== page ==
CHICKENFOOT drummer Chad Smith is hard at work with his other band, the RED HOT CHILI PEPPERS, so he doesn't have time to work on a new album with the supergroup. VH1 Radio Network's Dave Basner caught up with CHICKENFOOT guitarist Joe Satriani and asked him what that means for the band's future.
"I think it's one of those years where [a new CHICKENFOOT album is] just not gonna happen this year," Joe said, "but Sam [CHICKENFOOT singer Sammy Hagar] and I were just talking about… The oddest thing happened, I was watching an old show, it's called 'Later' or something from England, and I saw Tom Jones do a great thing with Ethan Johns, who's played drums on one of my records that his father, Glyn, produced for me and they were doing a trio — drums, Ethan on guitar and just Tom singing. It was great! I got this idea about something that came from a conversation I had with Sam where we wanted to do a blues album, but we were trying to figure out the simplest way to do it. And we kept thinking just two guys and then I was thinking, well, maybe three, I don't know. And then I saw this thing, and so I said, 'You gotta go out and get this album!' It came out maybe in 2010 or something and it just passed me by somehow. That was the last conversation we had was talking about that and getting together next weekend."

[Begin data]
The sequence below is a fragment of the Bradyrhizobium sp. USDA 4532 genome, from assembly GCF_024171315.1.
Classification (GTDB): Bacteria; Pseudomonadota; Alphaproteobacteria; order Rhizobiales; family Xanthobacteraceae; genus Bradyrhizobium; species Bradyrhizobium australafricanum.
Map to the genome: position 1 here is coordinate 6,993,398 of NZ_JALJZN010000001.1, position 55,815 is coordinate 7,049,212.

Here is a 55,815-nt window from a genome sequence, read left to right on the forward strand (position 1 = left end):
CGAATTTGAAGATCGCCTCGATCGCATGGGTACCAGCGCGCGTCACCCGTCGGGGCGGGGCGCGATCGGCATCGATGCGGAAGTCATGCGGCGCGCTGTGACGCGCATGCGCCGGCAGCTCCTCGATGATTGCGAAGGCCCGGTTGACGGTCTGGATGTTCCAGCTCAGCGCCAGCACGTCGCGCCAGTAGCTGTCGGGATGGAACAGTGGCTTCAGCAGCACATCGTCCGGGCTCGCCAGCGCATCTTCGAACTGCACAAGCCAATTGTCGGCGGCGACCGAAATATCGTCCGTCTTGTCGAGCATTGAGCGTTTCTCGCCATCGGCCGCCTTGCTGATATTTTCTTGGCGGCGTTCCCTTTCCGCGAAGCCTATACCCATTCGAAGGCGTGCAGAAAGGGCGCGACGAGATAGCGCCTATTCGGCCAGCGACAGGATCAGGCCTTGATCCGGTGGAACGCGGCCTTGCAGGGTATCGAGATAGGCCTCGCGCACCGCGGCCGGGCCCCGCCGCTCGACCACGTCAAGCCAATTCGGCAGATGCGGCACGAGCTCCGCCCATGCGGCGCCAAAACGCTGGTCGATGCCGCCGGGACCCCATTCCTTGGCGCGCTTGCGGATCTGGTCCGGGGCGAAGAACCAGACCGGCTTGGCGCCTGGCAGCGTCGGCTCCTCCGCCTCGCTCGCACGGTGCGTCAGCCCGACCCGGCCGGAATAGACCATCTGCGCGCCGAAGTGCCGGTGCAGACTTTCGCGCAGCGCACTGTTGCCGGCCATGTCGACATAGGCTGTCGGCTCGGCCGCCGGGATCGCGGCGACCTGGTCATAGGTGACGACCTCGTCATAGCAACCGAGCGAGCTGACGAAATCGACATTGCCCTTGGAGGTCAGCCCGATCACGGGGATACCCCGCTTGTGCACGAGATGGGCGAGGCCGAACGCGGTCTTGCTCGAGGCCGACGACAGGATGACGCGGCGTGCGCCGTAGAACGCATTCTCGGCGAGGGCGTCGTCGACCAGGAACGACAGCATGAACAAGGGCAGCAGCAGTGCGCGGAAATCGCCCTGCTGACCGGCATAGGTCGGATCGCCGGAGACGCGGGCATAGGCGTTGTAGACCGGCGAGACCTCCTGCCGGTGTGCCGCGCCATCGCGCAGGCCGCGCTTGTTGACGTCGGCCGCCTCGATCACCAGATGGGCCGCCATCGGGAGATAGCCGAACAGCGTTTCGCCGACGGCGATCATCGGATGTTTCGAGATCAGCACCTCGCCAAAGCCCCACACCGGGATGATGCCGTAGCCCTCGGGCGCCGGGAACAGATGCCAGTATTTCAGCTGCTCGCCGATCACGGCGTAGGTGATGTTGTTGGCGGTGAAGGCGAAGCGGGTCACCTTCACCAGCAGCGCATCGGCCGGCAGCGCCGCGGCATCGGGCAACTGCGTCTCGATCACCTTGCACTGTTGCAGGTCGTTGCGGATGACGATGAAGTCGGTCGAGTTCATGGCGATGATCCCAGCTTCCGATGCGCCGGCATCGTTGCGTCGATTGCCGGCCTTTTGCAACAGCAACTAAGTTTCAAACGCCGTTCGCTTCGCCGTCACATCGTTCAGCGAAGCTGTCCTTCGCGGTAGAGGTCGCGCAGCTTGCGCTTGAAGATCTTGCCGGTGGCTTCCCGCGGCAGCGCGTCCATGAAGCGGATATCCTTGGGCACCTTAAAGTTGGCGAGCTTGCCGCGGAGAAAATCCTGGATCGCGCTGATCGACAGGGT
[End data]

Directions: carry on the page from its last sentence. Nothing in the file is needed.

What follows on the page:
CHICKENFOOT reissued its gold-selling 2009 self-titled debut as a double-disc set. The new version features bonus live tracks recorded on the group's tour behind its sophomore studio effort, "III"
CHICKENFOOT's most recent touring lineup included legendary drummer/musician Kenny Aronoff, who was filling in for Smith while Chad was on the road with RED HOT CHILI PEPPERS.
"III" sold 42,000 copies in the United States in its first week of release to land at position No. 9 on The Billboard 200 chart. The band'
GRAMMY.com recently conducted an interview with legendary rocker Sammy Hagar (VAN HALEN, CHICKENFOOT, MONTROSE). You can now watch the chat in eleven parts below.
Asked if he misses his friendship with the Van Halen brothers, Hagar replied: "Oh, every part of me — from my hair to my toes — miss my friendship with Eddie and Alex Van Halen.